Vanity presses tend to get a bad rap as being platforms for unscrupulous scammers to promise would-be authors a publishing opportunity, for unsanctimonous nobody hack writers to spend gobs of money getting their pet-project dreck into print, and just generally for not having very high standards in terms of publishing “literature” (although, one might argue that traditional publishers haven’t got much room to talk in that arena either). 621 more words
Tags » Publishing Industry
I was asked the other day why I don’t write titles like Yahoo! or other news sites. My titles can seem a little bland sometimes, sure; perhaps they’re a little too utilitarian, a little too “vanilla.” They don’t do anything to stimulate the imagination. 716 more words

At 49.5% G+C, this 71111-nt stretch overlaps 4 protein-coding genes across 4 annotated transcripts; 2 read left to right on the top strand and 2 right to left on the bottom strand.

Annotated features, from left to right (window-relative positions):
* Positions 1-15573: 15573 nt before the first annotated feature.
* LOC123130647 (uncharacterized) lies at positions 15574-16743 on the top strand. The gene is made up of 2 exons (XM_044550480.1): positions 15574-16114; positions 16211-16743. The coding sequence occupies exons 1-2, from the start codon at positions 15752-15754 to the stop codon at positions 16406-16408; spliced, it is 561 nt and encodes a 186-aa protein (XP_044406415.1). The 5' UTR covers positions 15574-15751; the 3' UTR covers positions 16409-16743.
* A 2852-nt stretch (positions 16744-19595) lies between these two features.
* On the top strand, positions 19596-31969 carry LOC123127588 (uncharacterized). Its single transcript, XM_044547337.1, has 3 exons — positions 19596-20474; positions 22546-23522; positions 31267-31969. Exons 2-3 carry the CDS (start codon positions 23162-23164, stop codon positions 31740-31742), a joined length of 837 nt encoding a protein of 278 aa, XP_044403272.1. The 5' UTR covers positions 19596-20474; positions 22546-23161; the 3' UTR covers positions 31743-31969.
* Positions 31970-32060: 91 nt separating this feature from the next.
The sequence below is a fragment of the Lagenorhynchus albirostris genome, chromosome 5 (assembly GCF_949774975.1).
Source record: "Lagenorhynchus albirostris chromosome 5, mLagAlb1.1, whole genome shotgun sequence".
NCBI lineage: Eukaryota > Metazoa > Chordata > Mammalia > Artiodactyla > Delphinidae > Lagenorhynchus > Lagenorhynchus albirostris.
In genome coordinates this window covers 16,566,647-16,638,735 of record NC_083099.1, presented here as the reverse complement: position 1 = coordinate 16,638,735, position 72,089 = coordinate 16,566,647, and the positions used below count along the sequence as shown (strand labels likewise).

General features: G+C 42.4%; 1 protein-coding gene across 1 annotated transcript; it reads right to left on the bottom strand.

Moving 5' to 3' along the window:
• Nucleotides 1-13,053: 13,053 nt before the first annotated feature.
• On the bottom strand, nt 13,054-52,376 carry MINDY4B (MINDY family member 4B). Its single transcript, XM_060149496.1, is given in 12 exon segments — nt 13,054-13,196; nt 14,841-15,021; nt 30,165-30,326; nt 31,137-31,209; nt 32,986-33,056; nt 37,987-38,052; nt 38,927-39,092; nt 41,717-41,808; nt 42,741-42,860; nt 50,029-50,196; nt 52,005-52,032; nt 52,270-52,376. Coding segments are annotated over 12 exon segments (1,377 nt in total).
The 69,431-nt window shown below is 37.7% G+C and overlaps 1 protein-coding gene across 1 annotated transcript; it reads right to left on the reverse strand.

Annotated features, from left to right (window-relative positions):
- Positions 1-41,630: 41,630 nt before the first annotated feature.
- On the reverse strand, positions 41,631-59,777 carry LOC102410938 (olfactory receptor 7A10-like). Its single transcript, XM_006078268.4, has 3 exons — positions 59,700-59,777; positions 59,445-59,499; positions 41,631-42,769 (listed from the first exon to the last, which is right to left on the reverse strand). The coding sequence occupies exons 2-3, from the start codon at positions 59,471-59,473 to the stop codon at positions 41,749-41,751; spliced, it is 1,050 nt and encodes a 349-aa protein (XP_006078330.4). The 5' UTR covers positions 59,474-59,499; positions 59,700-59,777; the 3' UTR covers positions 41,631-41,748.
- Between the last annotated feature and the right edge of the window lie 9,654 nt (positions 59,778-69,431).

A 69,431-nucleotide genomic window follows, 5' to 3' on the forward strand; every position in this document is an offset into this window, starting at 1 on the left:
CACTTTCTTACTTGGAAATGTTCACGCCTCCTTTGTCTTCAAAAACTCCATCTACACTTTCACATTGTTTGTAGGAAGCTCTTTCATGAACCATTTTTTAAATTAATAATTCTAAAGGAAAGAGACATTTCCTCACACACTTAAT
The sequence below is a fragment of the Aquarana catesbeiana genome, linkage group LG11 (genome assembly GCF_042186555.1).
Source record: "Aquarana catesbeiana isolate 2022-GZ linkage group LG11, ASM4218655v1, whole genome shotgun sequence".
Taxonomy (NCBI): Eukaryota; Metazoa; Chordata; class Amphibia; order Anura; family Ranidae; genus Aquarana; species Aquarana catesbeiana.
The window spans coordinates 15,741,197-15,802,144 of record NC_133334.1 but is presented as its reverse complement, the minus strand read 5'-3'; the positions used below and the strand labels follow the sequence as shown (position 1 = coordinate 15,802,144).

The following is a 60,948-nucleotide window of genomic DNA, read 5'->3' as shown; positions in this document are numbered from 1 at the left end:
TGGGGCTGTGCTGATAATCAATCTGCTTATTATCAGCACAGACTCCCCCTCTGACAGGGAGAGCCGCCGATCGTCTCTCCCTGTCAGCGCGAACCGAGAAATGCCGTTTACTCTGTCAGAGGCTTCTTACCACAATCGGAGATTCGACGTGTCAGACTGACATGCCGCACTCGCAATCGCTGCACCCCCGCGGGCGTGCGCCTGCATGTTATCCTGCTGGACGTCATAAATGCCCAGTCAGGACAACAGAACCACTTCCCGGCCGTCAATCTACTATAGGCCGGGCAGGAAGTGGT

Uber-Agent Andrew Wylie sees amazon employees going to work.
by Beth Wareham
When Andrew Wylie, literary agent to the stars, declared amazon an “ISIS-LIKE DISTRIBUTION SYSTEM” at the Toronto Book Fair, it was the metaphorical gunshot that alerted the world that publishing had indeed gone around the bend, was no longer the sharpest knife in the drawer, or even had all its lightbulbs in the chandelier. 319 more words
If you haven’t already checked out Ursula K LeGuin’s National Book Award acceptance speech, I recommend you do so!
Honestly, I think that writing is an art, and should be kept as an art. 306 more words
In the competitive world of publishing, there always have been, and will always be, authors who are bathed in spotlight. Their names will always attract attention, magazines will fight for a five-minute interview and they will be such a household name that even a non-reader will know them by sight. 1,196 more words